Sunday, March 26, 2017

Letters from Gronow

This was originally posted to my Facebook page, but it bears repeating"

---

Hey Lou -
Just so you'll know, you are in inspiration--literally. I read your book Letters from Gardner last year, and enjoyed it a lot. It inspired me to start a series of stories in the 1632 universe about a young down-timer who becomes enamored of future-style horror fiction as published in a new magazine there in 1634, and starts trying to write stories, with predictable results. (I hasten to say there is no resemblance between my character and any actual writer, living or dead. He is simply an Everyman writer.) Each episode ends in a letter from the publisher/editor to the writer detailing what he did wrong this time. The publisher, who was an already existing character in the series, is named Johann Gronow, and naturally, when the idea for the series hit me, I immediately thought of your book, and presto, the series became Letters from Gronow.  :-)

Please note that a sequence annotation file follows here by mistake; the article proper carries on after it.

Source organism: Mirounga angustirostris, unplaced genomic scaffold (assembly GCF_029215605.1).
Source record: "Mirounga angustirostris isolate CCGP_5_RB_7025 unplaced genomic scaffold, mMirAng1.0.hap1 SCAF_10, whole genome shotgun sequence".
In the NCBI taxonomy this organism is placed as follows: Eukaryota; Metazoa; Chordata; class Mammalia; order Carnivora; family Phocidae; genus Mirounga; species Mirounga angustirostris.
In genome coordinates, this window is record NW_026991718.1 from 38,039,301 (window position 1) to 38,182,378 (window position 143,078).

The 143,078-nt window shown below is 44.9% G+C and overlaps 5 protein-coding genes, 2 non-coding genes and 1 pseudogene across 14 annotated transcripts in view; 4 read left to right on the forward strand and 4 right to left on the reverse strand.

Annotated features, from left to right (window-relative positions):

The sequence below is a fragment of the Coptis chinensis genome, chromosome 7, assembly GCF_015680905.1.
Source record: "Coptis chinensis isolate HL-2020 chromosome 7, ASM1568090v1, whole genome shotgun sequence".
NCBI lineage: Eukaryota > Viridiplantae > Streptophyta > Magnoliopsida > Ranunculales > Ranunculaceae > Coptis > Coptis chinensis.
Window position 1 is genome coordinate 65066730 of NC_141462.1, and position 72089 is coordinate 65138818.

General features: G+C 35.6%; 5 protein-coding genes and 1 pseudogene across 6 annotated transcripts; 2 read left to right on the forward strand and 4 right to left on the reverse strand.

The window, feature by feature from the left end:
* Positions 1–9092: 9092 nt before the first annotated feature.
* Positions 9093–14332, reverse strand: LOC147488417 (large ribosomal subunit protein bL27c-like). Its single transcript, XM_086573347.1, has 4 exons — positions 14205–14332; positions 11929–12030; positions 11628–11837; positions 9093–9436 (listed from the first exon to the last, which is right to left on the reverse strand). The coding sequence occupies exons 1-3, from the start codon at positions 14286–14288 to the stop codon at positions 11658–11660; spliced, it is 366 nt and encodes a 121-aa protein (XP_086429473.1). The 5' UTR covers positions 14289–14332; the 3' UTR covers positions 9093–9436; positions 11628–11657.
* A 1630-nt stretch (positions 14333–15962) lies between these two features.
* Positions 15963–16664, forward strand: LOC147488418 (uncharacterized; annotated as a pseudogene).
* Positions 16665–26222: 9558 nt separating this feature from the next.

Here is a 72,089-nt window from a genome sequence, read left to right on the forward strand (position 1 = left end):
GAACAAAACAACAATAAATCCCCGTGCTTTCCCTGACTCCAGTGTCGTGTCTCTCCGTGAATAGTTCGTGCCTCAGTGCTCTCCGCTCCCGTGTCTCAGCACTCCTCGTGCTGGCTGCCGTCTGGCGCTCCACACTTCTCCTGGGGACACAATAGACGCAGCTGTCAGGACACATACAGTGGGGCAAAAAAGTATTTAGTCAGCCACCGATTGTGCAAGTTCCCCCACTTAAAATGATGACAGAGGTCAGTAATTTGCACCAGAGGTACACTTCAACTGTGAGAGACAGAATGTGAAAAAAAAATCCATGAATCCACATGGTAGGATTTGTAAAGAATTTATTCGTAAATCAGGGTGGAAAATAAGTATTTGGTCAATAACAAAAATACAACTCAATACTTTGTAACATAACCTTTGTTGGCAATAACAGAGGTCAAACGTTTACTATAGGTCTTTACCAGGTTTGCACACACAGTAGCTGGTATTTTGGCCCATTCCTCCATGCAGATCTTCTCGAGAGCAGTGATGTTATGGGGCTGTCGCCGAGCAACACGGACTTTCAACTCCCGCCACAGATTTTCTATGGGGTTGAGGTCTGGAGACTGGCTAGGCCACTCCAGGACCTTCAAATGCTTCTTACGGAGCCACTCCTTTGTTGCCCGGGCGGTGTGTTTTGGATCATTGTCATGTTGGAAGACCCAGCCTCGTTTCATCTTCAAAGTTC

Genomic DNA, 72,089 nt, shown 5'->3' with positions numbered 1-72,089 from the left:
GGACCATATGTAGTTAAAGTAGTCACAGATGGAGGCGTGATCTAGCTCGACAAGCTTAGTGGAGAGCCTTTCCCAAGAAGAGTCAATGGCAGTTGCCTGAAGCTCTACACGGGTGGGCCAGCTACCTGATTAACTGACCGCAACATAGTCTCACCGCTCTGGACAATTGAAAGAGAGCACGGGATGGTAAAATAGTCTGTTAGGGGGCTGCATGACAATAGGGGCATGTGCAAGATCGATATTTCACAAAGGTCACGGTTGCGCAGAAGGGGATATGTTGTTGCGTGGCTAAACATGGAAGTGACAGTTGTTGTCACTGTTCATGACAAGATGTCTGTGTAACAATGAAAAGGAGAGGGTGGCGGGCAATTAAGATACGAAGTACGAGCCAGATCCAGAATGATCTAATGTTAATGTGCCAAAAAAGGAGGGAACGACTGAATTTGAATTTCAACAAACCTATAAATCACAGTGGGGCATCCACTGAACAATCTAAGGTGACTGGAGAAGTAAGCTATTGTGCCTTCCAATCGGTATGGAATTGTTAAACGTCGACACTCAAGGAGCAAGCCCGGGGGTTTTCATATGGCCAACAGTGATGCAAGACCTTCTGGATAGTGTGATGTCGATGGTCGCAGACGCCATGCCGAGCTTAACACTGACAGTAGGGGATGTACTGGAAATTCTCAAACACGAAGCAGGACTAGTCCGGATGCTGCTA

Episode 1 was just published in the most recent Grantville Gazette, and I just finished writing Episode 5. There will be at least one more, because he hasn't sold a story yet.  :-)
You're an inspiration to us all, in more than one way.  :-)

David Carrico

Friday, March 24, 2017

Feedback

Comments made so far about my story "Watch What Happens" at Fiction on the Web:

"I enjoyed this story very much, nice to get a feel-good story in these troubled times and I'm sure that it will resonate with writers of all genres! Thank you,"


"Thank you for the sweet story with a happy ending. I enjoyed it."